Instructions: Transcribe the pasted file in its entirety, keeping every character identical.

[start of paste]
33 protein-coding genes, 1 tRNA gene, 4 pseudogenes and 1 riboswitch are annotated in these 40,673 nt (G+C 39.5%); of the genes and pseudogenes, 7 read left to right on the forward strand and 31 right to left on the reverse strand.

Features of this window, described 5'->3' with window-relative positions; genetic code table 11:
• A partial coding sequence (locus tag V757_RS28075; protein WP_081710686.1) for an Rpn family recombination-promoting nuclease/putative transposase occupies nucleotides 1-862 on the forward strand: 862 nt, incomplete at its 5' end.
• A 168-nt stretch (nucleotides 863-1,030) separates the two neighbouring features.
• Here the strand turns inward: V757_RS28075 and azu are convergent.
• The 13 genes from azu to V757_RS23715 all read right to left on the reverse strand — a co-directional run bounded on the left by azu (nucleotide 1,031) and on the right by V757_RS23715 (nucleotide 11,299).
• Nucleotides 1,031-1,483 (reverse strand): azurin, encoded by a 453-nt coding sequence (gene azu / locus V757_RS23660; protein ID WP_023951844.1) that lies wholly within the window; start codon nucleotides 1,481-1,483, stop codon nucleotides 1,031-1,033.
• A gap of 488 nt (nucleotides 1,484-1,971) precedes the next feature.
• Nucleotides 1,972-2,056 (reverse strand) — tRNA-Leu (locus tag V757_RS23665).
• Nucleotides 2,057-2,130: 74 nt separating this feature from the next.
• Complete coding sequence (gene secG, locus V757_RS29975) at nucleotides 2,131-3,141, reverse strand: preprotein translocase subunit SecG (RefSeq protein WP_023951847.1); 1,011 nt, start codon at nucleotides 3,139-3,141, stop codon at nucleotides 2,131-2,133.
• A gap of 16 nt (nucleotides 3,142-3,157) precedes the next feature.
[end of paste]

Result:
33 protein-coding genes, 1 tRNA gene, 4 pseudogenes and 1 riboswitch are annotated in these 40,673 nt (G+C 39.5%); of the genes and pseudogenes, 7 read left to right on the forward strand and 31 right to left on the reverse strand.

Features of this window, described 5'->3' with window-relative positions; genetic code table 11:
• A partial coding sequence (locus tag V757_RS28075; protein WP_081710686.1) for an Rpn family recombination-promoting nuclease/putative transposase occupies nucleotides 1-862 on the forward strand: 862 nt, incomplete at its 5' end.
• A 168-nt stretch (nucleotides 863-1,030) separates the two neighbouring features.
• Here the strand turns inward: V757_RS28075 and azu are convergent.
• The 13 genes from azu to V757_RS23715 all read right to left on the reverse strand — a co-directional run bounded on the left by azu (nucleotide 1,031) and on the right by V757_RS23715 (nucleotide 11,299).
• Nucleotides 1,031-1,483 (reverse strand): azurin, encoded by a 453-nt coding sequence (gene azu / locus V757_RS23660; protein ID WP_023951844.1) that lies wholly within the window; start codon nucleotides 1,481-1,483, stop codon nucleotides 1,031-1,033.
• A gap of 488 nt (nucleotides 1,484-1,971) precedes the next feature.
• Nucleotides 1,972-2,056 (reverse strand) — tRNA-Leu (locus tag V757_RS23665).
• Nucleotides 2,057-2,130: 74 nt separating this feature from the next.
• Complete coding sequence (gene secG, locus V757_RS29975) at nucleotides 2,131-3,141, reverse strand: preprotein translocase subunit SecG (RefSeq protein WP_023951847.1); 1,011 nt, start codon at nucleotides 3,139-3,141, stop codon at nucleotides 2,131-2,133.
• A gap of 16 nt (nucleotides 3,142-3,157) precedes the next feature.